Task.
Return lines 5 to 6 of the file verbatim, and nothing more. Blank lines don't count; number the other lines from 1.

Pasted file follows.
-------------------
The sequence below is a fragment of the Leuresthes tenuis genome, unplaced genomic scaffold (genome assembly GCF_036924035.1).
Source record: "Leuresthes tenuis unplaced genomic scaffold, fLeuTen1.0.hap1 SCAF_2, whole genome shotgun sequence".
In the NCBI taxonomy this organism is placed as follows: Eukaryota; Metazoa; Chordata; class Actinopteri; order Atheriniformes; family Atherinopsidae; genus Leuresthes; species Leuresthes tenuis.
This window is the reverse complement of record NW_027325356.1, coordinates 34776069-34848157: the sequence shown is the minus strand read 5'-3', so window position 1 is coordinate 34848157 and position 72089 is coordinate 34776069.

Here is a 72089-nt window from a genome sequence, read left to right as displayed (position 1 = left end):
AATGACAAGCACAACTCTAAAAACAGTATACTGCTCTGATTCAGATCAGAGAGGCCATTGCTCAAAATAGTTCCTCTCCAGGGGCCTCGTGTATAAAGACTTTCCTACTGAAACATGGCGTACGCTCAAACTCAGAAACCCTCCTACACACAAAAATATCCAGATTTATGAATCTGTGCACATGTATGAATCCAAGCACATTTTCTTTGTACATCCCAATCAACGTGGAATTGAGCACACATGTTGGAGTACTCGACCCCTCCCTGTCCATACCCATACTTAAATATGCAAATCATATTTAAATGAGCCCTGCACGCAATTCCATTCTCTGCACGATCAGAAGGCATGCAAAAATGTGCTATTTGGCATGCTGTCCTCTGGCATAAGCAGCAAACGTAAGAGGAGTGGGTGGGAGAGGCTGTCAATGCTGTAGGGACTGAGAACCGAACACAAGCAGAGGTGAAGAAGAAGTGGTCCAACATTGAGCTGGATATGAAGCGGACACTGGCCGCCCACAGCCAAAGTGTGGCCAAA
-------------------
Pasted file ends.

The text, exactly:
Here is a 72089-nt window from a genome sequence, read left to right as displayed (position 1 = left end):
AATGACAAGCACAACTCTAAAAACAGTATACTGCTCTGATTCAGATCAGAGAGGCCATTGCTCAAAATAGTTCCTCTCCAGGGGCCTCGTGTATAAAGACTTTCCTACTGAAACATGGCGTACGCTCAAACTCAGAAACCCTCCTACACACAAAAATATCCAGATTTATGAATCTGTGCACATGTATGAATCCAAGCACATTTTCTTTGTACATCCCAATCAACGTGGAATTGAGCACACATGTTGGAGTACTCGACCCCTCCCTGTCCATACCCATACTTAAATATGCAAATCATATTTAAATGAGCCCTGCACGCAATTCCATTCTCTGCACGATCAGAAGGCATGCAAAAATGTGCTATTTGGCATGCTGTCCTCTGGCATAAGCAGCAAACGTAAGAGGAGTGGGTGGGAGAGGCTGTCAATGCTGTAGGGACTGAGAACCGAACACAAGCAGAGGTGAAGAAGAAGTGGTCCAACATTGAGCTGGATATGAAGCGGACACTGGCCGCCCACAGCCAAAGTGTGGCCAAA